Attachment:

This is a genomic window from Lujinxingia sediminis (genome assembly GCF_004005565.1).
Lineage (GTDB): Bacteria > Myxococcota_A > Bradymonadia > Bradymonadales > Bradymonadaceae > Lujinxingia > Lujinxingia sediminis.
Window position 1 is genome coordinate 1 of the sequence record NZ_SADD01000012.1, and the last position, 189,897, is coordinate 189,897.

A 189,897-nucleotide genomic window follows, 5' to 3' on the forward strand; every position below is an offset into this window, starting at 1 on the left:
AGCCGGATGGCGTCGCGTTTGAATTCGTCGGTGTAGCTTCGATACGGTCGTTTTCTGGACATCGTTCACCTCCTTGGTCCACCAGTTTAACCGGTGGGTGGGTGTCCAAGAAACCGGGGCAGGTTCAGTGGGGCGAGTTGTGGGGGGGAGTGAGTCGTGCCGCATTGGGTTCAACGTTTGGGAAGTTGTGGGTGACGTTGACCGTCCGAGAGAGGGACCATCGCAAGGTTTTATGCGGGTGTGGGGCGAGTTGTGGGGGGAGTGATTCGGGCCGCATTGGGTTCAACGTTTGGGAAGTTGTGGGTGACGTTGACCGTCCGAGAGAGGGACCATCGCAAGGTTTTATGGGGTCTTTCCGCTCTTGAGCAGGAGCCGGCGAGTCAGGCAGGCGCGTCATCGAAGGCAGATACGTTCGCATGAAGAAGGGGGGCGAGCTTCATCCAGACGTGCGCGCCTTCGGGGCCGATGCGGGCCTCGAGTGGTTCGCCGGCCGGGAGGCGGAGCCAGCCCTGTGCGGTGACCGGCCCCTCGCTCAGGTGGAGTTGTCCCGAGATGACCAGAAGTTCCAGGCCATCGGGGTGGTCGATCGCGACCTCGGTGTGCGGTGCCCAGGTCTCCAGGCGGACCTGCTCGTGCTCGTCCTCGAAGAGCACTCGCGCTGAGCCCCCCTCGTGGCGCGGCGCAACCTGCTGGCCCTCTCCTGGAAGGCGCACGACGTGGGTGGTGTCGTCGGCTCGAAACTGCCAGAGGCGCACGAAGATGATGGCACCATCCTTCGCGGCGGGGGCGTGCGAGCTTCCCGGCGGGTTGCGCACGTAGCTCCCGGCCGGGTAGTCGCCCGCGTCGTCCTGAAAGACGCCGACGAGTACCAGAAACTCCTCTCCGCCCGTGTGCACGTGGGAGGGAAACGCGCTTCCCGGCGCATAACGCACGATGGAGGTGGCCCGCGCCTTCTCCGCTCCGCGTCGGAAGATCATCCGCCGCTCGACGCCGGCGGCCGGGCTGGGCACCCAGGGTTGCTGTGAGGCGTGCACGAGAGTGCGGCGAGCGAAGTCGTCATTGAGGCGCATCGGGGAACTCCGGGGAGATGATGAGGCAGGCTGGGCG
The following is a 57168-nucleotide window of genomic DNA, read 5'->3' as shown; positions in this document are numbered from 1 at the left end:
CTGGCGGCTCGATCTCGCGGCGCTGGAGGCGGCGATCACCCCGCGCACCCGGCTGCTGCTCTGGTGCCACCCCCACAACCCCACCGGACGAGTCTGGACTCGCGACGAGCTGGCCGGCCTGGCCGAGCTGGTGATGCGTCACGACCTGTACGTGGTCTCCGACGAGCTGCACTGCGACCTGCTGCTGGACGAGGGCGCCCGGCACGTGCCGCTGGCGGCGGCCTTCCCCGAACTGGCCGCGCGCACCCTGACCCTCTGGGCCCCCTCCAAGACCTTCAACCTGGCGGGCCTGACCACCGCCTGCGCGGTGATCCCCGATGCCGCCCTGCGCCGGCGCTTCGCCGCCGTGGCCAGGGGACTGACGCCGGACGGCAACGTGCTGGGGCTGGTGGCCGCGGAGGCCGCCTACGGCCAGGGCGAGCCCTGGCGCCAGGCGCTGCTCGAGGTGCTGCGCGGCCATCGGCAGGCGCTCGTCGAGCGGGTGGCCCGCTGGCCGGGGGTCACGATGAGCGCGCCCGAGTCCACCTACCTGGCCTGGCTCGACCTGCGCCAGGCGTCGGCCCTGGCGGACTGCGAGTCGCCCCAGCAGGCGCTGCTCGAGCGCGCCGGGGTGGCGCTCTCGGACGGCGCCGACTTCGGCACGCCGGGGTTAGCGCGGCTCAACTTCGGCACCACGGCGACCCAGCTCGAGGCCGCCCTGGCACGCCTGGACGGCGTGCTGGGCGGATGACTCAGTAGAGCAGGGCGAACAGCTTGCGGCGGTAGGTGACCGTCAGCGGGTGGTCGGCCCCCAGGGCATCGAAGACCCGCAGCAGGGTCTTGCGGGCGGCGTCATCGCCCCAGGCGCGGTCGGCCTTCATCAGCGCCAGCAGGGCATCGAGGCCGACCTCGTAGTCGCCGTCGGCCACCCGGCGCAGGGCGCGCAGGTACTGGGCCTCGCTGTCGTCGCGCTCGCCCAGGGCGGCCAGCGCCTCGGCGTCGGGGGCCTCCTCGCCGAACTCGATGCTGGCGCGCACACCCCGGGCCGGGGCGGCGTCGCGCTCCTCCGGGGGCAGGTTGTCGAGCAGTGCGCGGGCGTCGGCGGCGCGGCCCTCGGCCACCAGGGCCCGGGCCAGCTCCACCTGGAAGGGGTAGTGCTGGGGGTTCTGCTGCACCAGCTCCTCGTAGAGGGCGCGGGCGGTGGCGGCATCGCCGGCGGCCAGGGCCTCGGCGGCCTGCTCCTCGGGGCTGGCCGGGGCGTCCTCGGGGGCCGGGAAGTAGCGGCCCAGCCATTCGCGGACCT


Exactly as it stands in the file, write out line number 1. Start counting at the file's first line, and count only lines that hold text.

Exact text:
This is a genomic window from Lujinxingia sediminis (genome assembly GCF_004005565.1).